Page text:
After discovering the discrepancy, the county contacted the Oregon Department of Justice, which investigates elected officials.

In the meantime, the county conducted an informal examination of daily reports from Jan. 1, 2013 to Feb. 28, 2014, to look for other discrepancies, and found "an unexplainably high incident rate of cash shortages and check overages."

"When county staff received the first few reports, it indicated that the county treasurer was underreporting cash by overinflating checks and keeping the equivalent amount of cash," Rasmussen wrote. "These incidents cannot be downplayed as 'bookkeeping' errors, because if the overinflation of the check totals were errors, the total deposit would not balance to the total department receipts — the total deposit would be overstated."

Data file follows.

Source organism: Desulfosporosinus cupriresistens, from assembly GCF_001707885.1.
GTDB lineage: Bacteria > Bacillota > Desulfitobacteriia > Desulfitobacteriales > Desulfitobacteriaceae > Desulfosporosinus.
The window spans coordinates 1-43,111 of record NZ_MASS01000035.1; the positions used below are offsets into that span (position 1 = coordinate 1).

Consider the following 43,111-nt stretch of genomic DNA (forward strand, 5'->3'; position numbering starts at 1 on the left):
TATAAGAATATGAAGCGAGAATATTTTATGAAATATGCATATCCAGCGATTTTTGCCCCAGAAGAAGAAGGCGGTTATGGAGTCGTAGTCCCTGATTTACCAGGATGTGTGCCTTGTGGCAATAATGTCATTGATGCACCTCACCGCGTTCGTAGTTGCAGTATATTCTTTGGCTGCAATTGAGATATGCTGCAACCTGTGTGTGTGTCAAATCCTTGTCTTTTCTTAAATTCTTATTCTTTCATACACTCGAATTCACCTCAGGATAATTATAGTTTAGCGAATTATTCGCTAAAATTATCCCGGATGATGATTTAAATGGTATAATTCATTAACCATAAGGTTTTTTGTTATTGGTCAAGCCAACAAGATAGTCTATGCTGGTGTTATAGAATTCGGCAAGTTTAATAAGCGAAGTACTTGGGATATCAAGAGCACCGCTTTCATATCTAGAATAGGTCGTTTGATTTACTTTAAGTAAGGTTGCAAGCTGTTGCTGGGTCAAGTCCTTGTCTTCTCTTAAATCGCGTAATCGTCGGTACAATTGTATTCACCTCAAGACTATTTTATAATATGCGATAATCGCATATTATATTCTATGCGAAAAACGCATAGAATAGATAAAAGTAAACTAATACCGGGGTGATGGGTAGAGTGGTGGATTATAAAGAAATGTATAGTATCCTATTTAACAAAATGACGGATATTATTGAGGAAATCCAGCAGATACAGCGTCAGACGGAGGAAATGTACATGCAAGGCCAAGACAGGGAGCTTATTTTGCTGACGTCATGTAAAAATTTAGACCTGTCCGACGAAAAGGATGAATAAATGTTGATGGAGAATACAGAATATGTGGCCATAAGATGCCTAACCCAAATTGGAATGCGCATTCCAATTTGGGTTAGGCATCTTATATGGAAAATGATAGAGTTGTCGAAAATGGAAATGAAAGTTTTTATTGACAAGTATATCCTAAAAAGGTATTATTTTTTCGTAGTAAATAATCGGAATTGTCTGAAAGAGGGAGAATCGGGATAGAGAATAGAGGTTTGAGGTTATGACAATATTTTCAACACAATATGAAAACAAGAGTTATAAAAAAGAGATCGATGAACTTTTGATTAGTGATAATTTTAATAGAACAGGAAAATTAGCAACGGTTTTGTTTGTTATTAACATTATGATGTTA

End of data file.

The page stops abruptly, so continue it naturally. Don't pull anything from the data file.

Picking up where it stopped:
So far, county staff has found 13 incidences in which changes have been made, including four "ghost checks" created on the treasurer's final 10-key tape; a $20 10-key error on the deposit tape; seven altered checks; and one incident in which a customer transposed numbers on a check from $6,039.31 to $6,093.31. The check was cashed at the higher amount and the cash deposit was decreased by about the same amount.

The total missing from the 13 incidents is $315.

Rasmussen explained that county departments and offices are required to make a deposit with the treasurer every day that they receive cash or checks, differentiating between the two amounts, and verifying the total cash amount with someone in the office.